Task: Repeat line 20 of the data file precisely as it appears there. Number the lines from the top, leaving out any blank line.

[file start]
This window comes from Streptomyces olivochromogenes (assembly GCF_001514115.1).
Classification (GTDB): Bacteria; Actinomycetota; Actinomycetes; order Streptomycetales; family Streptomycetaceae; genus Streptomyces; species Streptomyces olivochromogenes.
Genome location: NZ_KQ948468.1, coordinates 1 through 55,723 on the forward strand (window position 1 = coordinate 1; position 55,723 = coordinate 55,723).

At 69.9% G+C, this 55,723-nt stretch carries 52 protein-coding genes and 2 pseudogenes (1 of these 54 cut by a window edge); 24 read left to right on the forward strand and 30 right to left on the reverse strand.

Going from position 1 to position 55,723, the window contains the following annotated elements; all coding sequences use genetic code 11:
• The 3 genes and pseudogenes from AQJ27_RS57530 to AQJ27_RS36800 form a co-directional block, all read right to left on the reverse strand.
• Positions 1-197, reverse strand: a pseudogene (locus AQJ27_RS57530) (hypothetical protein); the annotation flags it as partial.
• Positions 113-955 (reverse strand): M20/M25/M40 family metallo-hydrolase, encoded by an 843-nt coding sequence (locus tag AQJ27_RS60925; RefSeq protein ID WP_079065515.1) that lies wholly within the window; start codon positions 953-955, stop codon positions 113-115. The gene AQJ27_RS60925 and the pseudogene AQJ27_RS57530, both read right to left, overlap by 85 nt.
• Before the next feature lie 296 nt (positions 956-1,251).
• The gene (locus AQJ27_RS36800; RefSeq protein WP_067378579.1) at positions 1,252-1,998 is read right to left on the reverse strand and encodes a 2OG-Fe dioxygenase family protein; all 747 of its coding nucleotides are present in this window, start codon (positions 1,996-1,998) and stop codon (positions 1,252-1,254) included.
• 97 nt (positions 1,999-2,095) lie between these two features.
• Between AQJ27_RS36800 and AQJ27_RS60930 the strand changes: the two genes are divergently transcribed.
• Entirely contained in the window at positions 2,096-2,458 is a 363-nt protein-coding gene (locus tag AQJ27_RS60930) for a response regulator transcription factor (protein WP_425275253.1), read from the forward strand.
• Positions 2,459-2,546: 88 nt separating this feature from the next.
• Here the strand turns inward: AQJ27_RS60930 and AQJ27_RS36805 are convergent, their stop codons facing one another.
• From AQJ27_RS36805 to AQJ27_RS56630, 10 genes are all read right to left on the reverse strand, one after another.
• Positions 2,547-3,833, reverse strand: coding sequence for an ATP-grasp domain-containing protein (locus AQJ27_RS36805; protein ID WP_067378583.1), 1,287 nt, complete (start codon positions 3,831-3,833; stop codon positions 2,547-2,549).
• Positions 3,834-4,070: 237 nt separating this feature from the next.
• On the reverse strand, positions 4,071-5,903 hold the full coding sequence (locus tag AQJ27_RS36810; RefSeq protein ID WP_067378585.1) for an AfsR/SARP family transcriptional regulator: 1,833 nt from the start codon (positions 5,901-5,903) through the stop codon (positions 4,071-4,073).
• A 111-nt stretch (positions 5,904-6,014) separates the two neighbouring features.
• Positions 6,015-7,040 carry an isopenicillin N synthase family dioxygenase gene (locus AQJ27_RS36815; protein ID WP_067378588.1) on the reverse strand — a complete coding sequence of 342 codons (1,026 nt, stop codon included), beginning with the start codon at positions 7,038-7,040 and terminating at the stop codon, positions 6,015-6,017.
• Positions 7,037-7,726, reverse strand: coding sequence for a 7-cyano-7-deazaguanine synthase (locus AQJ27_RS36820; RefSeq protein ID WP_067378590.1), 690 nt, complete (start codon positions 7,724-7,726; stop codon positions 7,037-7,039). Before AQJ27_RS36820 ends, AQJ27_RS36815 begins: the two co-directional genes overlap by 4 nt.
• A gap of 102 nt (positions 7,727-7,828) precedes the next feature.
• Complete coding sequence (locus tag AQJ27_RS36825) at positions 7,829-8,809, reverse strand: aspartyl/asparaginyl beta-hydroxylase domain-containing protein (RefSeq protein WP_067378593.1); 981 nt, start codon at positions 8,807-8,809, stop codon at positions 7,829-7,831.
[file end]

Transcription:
• A 111-nt stretch (positions 5,904-6,014) separates the two neighbouring features.